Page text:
January 6, 2019 at 6:54 pm #69868
I’m probably the type of guy you wouldn’t expect to try and draw, but say I wanted to. Where would a guy like me start?
*Forum Signature here*January 6, 2019 at 7:20 pm #69881Taylor Clogston@taylorclogston
I’m gonna hijack since I’d also like to figure out how to begin:
I understand rationally I need to be thinking of whatever I’m looking at as 2D and just drawing what I see, but I have a really hard time doing that even with one eye closed.
I keep wanting to, like, draw in 3D, which is obviously impossible =P Any advice on breaking through this?
"...the one with whom he so sought to talk has already interceded for him." -The Master and MargaritaJanuary 6, 2019 at 7:28 pm #69885The Fledgling Artist@the-fledgling-artist
This is kind of a hard question to answer, but the best thing to do is just start. Learning how to draw is a skill that takes time to develop. To learn to draw well, you’ll have to be okay with making some less then excellent artwork. Practicing means making a lot of artwork that wont look good. But if you can make a habit of practicing, you will improve. 🙂
Now say someone started drawing everyday. That’s great! That’s all they need to improve. However, there are some things they could do to make their practice more efficient, and therefore, improve faster. The biggest thing is to use references. Real life references are better, but referencing from photos works well too. There is also value in doing something called ‘gesture drawing’. Which is, in the most basic terms, drawing really fast. The idea is to capture the gesture, or flow of an object in as few lines as possible. It’s also important that you don’t get caught in a loop of drawing the same(ish) things over and over. This is super easy for most artists (myself included.) and it hinders artistic growth A LOT. Try to keep drawing things you’re not comfortable with yet.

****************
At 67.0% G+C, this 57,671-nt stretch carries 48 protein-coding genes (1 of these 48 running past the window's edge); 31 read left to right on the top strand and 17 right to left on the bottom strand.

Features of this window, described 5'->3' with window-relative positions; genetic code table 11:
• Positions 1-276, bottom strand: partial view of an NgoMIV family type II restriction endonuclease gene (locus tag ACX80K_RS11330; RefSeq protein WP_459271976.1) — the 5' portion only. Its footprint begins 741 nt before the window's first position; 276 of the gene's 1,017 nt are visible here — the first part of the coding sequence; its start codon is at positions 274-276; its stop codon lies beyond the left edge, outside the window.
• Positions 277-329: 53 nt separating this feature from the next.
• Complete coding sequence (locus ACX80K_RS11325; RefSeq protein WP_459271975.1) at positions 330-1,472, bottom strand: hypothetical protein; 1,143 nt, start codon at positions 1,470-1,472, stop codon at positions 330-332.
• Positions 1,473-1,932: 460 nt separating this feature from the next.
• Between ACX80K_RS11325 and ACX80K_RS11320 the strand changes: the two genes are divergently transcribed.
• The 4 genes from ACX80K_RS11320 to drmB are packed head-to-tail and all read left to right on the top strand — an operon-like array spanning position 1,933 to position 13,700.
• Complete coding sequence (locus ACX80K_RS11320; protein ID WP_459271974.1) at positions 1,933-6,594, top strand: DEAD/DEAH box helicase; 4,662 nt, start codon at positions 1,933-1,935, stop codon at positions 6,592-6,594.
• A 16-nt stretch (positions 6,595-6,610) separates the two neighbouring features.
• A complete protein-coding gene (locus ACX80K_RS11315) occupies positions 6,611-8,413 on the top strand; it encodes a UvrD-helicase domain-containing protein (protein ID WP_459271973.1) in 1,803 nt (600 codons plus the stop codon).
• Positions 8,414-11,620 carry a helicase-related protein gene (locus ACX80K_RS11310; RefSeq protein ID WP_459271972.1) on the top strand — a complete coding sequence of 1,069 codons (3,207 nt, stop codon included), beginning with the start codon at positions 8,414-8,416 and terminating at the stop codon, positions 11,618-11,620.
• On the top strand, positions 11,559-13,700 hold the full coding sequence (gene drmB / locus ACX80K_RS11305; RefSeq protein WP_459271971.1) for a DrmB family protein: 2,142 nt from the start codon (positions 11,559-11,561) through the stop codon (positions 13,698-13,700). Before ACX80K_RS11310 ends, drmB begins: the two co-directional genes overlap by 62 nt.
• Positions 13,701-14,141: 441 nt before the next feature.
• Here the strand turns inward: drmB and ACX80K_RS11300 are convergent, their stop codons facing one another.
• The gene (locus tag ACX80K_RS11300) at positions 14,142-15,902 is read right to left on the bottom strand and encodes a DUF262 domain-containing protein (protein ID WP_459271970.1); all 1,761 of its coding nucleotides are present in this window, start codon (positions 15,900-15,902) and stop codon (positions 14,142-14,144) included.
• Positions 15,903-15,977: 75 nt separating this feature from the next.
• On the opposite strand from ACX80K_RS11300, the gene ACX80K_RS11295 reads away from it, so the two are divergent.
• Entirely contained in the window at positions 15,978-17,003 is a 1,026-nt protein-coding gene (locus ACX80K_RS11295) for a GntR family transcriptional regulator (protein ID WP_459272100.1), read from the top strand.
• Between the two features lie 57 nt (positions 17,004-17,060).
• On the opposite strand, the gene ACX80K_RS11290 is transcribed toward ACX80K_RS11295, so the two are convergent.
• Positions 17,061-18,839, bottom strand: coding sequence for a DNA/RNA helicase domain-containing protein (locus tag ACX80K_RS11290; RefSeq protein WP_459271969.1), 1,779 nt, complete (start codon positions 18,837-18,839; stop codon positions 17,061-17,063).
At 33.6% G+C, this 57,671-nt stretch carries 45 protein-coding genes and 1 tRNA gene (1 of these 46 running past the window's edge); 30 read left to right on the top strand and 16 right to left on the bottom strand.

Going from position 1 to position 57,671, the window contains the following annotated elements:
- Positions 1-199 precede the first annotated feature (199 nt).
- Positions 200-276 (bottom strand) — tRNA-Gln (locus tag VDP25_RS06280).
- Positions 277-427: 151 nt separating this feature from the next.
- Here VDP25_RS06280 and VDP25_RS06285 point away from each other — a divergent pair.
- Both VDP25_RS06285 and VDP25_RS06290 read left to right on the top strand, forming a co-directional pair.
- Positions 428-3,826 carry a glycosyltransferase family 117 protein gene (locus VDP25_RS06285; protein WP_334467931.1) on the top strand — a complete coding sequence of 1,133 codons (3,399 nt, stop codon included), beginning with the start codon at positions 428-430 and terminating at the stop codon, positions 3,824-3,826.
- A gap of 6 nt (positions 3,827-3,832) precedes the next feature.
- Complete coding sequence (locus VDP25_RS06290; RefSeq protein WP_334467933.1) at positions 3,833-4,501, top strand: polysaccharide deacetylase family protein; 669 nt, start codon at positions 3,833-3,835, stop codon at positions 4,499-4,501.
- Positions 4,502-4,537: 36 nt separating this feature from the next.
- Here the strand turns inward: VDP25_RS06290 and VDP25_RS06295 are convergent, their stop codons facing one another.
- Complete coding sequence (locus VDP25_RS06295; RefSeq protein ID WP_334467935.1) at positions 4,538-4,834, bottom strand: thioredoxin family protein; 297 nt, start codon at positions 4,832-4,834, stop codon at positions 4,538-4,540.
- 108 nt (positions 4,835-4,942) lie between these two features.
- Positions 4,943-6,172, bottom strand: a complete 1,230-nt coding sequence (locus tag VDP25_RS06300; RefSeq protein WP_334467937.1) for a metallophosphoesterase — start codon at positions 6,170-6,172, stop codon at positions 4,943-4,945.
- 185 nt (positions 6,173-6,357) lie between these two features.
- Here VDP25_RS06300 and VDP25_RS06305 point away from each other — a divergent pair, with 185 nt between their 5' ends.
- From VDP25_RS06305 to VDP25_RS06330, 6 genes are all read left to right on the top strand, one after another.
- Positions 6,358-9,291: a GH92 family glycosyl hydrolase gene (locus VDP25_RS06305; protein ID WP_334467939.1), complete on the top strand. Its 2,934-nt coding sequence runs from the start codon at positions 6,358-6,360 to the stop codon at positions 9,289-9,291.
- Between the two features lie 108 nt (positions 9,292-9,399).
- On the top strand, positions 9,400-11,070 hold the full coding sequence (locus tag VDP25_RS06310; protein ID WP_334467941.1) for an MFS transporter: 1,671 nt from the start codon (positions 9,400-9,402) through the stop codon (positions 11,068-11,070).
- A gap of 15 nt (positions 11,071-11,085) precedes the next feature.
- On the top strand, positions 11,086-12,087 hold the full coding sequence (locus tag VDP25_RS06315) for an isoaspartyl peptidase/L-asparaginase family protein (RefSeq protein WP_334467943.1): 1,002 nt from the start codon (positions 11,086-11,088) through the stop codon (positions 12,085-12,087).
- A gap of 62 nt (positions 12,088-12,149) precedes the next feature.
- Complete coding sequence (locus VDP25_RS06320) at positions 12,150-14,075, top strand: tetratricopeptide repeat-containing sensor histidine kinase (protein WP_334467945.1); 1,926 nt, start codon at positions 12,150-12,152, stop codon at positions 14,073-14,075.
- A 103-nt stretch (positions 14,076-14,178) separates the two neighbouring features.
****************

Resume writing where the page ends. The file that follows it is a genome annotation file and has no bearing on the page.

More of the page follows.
And to close this ramble off, I would suggest getting either A. A sketch book, or B. A folder of some sort to store your papers in that you’ve drawn on. Many people are tempted to throw away their “bad art” but with hindsight that’s a terrible idea. Training yourself to throw away the ‘bad art’ will cause even more frustration, and nurture negative feelings. And then keeping it is an amazing way to track your progress. And those old pieces may even inspire future creations! The things I’ve said may not be true of everyone, but are definitely the case for me!
Lemme try to sum everything up, since I’ve probably confused you.
1. Draw a lot!
2. Accept that getting good will take time, and a lot of ‘failures’.
3. Keep pushing yourself out of your comfort zone, as comfort will hinder growth.
4. Your bad art is precious! Don’t throw it away, and try to be patient with yourself as you’re learning.
(If you wish I could tag some of the other lovely artists on the forums? There are actually quite a few!)
"Though I'm not yet who I will be, I'm no longer who I was."January 7, 2019 at 3:08 am #69960Ariel Ashira@ashira
@thewirelessblade The Fledgling Artist took the words out of my mouth. She is right on!
"No matter how much it hurts, how dark it gets, or how hard you fall, you are never out of the fight."January 7, 2019 at 11:53 am #70034Evelyn@evelyn
@thewirelessblade Soooo… I’m a beginner too, but there have been some things that have helped me so I might as well throw them out there.